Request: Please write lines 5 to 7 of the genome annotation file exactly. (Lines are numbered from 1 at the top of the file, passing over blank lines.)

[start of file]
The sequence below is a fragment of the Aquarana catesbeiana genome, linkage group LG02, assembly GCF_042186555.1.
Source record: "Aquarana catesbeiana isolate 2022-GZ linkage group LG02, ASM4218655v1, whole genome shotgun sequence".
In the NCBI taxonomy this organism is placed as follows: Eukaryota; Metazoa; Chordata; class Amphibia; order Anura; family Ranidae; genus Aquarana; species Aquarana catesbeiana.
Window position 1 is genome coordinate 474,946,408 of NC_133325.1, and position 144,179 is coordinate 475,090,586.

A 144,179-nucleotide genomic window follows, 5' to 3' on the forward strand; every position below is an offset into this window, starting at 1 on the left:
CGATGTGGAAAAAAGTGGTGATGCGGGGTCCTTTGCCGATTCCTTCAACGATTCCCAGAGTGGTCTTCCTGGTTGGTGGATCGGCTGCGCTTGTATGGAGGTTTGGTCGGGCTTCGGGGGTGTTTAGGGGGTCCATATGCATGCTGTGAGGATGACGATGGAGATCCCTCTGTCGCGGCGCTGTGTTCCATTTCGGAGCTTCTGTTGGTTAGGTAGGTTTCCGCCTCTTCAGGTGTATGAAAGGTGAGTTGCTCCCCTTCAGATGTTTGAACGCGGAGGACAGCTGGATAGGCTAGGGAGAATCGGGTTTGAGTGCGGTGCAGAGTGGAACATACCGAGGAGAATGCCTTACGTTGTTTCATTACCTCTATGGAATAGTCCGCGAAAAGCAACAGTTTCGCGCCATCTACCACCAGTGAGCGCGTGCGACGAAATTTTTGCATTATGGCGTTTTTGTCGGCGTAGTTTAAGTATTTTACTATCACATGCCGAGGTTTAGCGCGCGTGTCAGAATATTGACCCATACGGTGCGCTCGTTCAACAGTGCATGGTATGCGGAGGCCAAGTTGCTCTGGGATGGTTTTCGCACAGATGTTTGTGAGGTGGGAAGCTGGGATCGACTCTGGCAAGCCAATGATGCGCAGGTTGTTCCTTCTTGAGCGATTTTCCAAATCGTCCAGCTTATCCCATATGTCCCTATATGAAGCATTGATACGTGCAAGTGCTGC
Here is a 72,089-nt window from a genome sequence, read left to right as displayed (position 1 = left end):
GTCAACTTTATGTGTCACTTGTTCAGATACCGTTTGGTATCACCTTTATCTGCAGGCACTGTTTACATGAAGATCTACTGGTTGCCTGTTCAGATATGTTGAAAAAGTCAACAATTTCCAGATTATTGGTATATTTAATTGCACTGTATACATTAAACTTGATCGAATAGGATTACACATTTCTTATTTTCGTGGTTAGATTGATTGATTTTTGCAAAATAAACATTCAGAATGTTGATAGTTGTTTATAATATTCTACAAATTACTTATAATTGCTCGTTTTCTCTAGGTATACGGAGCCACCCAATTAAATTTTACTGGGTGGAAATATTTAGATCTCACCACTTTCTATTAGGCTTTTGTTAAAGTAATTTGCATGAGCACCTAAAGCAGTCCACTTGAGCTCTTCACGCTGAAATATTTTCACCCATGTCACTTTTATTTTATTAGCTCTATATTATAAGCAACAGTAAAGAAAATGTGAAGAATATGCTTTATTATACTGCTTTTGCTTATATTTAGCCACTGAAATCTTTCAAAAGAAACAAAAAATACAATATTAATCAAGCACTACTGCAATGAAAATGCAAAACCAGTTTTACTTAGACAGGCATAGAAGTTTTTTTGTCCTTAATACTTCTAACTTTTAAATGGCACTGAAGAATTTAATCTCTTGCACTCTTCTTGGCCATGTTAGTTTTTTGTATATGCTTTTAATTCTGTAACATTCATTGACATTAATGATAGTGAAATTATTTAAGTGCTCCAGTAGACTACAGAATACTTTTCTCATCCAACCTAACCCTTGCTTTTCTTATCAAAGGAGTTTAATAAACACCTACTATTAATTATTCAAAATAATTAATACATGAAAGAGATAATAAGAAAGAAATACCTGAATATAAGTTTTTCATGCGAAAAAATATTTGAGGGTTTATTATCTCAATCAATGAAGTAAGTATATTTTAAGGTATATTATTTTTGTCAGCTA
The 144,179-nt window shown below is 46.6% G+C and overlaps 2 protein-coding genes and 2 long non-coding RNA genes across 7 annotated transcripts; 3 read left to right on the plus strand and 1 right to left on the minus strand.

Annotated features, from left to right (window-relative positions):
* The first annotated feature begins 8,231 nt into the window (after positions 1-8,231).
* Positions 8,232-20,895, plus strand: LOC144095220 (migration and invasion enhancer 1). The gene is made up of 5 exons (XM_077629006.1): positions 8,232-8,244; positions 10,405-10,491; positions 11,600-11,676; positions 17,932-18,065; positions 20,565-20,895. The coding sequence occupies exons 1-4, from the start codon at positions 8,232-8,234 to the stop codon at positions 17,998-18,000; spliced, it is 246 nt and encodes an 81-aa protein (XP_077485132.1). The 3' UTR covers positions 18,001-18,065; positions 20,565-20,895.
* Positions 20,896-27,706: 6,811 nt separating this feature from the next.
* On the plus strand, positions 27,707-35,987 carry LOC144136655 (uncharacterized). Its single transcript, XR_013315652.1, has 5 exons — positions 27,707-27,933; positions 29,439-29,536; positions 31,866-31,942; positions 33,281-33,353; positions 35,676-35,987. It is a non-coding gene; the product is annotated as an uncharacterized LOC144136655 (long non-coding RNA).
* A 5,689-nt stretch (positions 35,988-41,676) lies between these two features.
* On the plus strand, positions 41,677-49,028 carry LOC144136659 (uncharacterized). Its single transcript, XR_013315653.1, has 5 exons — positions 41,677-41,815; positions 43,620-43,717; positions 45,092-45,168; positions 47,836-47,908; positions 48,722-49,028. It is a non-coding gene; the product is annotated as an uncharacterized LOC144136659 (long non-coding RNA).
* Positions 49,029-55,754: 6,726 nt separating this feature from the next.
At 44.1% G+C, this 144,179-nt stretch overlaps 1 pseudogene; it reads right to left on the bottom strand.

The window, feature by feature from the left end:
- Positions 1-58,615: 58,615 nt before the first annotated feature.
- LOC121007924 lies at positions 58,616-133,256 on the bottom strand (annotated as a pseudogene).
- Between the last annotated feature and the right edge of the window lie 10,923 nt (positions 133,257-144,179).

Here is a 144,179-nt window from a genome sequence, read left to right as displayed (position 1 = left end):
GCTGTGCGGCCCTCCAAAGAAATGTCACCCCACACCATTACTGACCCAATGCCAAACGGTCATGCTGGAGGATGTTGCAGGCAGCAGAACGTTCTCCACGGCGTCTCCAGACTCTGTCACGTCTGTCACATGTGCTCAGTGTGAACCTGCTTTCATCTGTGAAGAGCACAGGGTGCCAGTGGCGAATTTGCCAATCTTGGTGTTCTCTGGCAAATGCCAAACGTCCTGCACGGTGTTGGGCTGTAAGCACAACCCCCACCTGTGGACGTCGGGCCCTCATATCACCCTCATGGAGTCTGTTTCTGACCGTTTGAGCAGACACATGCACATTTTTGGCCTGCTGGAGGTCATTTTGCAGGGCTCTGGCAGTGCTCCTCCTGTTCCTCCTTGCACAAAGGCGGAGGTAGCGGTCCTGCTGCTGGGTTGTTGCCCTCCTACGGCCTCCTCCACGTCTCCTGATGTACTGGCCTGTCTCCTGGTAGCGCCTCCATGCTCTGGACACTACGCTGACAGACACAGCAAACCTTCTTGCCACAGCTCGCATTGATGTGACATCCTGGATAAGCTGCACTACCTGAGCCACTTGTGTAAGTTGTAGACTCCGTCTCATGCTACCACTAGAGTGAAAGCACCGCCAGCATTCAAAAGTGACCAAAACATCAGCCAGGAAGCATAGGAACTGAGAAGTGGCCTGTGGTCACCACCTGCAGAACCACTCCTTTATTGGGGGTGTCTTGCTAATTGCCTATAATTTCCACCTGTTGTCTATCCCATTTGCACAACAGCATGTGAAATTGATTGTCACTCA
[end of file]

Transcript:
A 144,179-nucleotide genomic window follows, 5' to 3' on the forward strand; every position below is an offset into this window, starting at 1 on the left:
CGATGTGGAAAAAAGTGGTGATGCGGGGTCCTTTGCCGATTCCTTCAACGATTCCCAGAGTGGTCTTCCTGGTTGGTGGATCGGCTGCGCTTGTATGGAGGTTTGGTCGGGCTTCGGGGGTGTTTAGGGGGTCCATATGCATGCTGTGAGGATGACGATGGAGATCCCTCTGTCGCGGCGCTGTGTTCCATTTCGGAGCTTCTGTTGGTTAGGTAGGTTTCCGCCTCTTCAGGTGTATGAAAGGTGAGTTGCTCCCCTTCAGATGTTTGAACGCGGAGGACAGCTGGATAGGCTAGGGAGAATCGGGTTTGAGTGCGGTGCAGAGTGGAACATACCGAGGAGAATGCCTTACGTTGTTTCATTACCTCTATGGAATAGTCCGCGAAAAGCAACAGTTTCGCGCCATCTACCACCAGTGAGCGCGTGCGACGAAATTTTTGCATTATGGCGTTTTTGTCGGCGTAGTTTAAGTATTTTACTATCACATGCCGAGGTTTAGCGCGCGTGTCAGAATATTGACCCATACGGTGCGCTCGTTCAACAGTGCATGGTATGCGGAGGCCAAGTTGCTCTGGGATGGTTTTCGCACAGATGTTTGTGAGGTGGGAAGCTGGGATCGACTCTGGCAAGCCAATGATGCGCAGGTTGTTCCTTCTTGAGCGATTTTCCAAATCGTCCAGCTTATCCCATATGTCCCTATATGAAGCATTGATACGTGCAAGTGCTGC
Here is a 72,089-nt window from a genome sequence, read left to right as displayed (position 1 = left end):